A chordate without a backbone, commonly called a tunicate, a sessile marine animal.
Subphylum in which man is classified
A rod of tough, flexible material that runs the length of a creature's body, providing the majority of its support
dorsal hollow nerve cord
nerve cord found in all chordates that forms the spinal cord and brain
consists of muscle tissue and lies behind the posterior opening of the digestive tract
Slits used for filter feeding in primitive chordates and have been adapted for other functions in more highly evolved chordates; a common feature of all chordates.
in chordates, it secrets mucus that traps particles, and is a precursor to the thyroid gland
ciliated groove along the dorsal side of the inside of the pharynx in some plankton-feeding early chordates, such as Amphioxus
Within the annelids, as with the arthropods, the body wall, nervous system, kidneys, muscles and body cavity are generally segmented
Paired blocks of mesoderm just lateral to the notochord of a vertebrate embryo.
Members of the subphylum Urochordata, sessile marine chordates that lack a backbone.
A band of cells along the border where the neural tube pinches off from the ectoderm; the cells migrate to various parts of the embryo and form the pigment cells in the skin, bones of the skull, the teeth, the adrenal glands, and parts of the peripheral nervous system.
Placodes that develop into olfactory organ for the sensation of smell located in mature nose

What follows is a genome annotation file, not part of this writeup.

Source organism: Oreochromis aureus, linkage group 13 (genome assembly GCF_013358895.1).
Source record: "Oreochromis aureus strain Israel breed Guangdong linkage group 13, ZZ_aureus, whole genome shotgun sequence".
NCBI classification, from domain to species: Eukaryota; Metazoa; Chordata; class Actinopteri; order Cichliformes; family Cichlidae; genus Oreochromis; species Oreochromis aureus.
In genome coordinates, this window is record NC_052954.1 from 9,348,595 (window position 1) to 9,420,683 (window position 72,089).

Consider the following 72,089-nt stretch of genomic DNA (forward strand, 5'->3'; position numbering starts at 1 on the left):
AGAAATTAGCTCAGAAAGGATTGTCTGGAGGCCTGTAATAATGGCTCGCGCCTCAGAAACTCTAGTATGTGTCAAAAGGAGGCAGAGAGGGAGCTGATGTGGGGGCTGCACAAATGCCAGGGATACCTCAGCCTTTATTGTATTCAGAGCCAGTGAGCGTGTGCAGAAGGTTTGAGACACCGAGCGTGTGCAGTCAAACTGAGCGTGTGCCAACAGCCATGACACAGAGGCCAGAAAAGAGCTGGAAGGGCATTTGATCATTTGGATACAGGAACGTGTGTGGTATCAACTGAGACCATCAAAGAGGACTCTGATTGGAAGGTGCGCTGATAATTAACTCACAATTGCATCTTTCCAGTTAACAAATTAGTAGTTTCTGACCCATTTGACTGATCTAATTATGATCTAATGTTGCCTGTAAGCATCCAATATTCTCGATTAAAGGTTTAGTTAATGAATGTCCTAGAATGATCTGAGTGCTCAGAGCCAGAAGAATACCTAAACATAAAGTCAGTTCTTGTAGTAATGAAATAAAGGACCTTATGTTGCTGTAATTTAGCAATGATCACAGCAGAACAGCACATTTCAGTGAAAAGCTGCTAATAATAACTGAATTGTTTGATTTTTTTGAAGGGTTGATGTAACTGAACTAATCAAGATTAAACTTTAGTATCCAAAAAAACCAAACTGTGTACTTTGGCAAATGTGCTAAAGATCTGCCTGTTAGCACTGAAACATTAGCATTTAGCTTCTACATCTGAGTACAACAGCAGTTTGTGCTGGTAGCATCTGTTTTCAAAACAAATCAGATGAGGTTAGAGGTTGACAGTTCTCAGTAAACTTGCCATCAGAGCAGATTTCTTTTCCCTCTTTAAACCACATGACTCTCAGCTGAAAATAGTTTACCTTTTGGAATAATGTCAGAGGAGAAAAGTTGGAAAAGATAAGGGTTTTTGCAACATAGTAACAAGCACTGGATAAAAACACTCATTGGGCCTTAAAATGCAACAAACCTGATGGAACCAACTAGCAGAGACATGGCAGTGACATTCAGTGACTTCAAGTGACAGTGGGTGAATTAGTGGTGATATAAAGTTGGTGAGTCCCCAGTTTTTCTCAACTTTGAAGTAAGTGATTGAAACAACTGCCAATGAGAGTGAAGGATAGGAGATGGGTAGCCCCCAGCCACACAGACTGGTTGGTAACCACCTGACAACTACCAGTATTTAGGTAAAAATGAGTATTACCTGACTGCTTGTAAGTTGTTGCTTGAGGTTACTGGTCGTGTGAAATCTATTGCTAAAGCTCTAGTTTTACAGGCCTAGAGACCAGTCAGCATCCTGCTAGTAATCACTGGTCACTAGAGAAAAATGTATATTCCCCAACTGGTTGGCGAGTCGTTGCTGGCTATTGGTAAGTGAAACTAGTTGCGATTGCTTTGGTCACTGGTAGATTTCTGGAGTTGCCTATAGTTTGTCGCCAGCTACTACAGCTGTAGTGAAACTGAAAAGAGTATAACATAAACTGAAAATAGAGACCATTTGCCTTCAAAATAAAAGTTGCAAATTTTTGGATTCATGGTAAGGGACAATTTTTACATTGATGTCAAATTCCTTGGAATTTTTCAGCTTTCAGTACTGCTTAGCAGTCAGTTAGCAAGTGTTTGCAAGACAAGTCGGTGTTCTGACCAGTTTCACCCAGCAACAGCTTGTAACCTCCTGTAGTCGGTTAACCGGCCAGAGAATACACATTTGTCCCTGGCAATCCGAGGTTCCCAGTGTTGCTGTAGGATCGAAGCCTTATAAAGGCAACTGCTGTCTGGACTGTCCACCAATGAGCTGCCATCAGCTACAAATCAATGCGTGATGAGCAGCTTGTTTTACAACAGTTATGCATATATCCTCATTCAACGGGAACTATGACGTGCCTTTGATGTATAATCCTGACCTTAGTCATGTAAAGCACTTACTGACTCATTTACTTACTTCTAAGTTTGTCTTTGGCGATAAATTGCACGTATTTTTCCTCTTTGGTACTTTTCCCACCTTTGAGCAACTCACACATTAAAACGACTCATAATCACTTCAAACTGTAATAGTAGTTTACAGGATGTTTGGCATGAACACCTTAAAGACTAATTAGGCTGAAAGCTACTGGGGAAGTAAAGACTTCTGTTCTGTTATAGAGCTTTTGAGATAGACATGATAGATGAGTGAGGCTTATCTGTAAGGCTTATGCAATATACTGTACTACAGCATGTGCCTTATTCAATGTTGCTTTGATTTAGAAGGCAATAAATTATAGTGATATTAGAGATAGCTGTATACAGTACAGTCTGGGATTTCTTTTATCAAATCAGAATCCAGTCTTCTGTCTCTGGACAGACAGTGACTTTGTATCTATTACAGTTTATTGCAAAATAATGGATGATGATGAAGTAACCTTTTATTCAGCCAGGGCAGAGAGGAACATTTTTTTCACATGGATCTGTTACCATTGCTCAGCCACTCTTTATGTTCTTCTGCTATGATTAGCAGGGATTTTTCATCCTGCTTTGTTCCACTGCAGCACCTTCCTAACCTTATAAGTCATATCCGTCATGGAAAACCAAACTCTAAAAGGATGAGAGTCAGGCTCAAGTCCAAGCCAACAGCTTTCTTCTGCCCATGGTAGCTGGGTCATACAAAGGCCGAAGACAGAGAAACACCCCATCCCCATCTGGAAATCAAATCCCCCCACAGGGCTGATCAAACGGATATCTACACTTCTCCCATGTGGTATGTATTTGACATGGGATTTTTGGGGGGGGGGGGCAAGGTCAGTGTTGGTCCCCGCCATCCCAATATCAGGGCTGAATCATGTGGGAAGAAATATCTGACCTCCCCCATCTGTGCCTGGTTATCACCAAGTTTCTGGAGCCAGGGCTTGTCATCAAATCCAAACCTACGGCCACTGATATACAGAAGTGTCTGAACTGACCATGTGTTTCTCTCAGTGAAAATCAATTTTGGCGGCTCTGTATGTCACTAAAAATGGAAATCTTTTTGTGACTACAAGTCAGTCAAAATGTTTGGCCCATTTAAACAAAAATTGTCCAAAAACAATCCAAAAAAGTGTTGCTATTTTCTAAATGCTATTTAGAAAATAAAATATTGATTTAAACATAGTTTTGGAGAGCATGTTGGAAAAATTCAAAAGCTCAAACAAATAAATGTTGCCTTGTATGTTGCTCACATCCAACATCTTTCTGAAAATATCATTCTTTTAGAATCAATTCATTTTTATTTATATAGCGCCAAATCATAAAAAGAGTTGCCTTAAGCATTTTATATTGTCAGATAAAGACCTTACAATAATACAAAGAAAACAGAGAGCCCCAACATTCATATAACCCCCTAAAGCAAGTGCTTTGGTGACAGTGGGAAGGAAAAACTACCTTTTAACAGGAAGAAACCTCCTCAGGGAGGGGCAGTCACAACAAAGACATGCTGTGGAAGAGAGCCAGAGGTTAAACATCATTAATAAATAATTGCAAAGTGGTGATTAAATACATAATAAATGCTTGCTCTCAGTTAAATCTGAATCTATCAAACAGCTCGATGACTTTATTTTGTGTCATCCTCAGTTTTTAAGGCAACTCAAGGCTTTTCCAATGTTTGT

lateral line system
sensitive receptor system that enables fish to detect gentle currents and vibrations in the water
the biological ability to perceive natural electrical stimuli
The generation of extra copies of a gene in a genome over evolutionary time. A mechanism by which genomes can acquire new functions.
slender, soft bodied vertebrates with prominent eyes that were controlled by numerous muscles and armored; extinct
large apex predator oceanic fishes, such as bluefin tuna and oceanic sharks. They are usually agile swimmers with streamlined bodies, capable of sustained cruising on long-distance migrations.
a force that opposes the motion of an object through a fluid
hydrodynamic drag on an organism caused by its cross-sectional area
the retarding force produced by an object sliding past the molecules of the fluid it is moving through. The amount of friction depends upon the amount of surface, the roughness of the surface, the density of the fluid and the viscosity of the fluid and the characteristics of the flow (laminar or turbulent).
The reptilian group that includes crocodiles, alligators, dinosaurs, and birds.
have single opning in the outer layer of the skull just behind eye socket
Process by which unrelated organisms independently evolve similarities when adapting to similar environments
mollusks have a well-developed circulatory system that includes one
Any action by which an animal expends energy or assumes risks to benefit its offspring (e.g., nest-building, feeding of young, defense).
Innate and learned behavior
innate behavior is genetic, learned behavior is observational
A process through which you send messages to and receive messages from others.
our spoken, written, or signed words and the ways we combine them to communicate meaning
signals that tell your mind and body how to react
Evaluates alternate strategies when outcome depends not only on each individual's strategy but also that of others.
a situation in which an economic gain by one country results in an economic loss by another
Tragedy of the Commons
a parable that illustrates why common resources are used more than is desirable from the standpoint of society as a whole
organisms from an ancestor with posterior flagellum (includes fungi, animals, and some protists)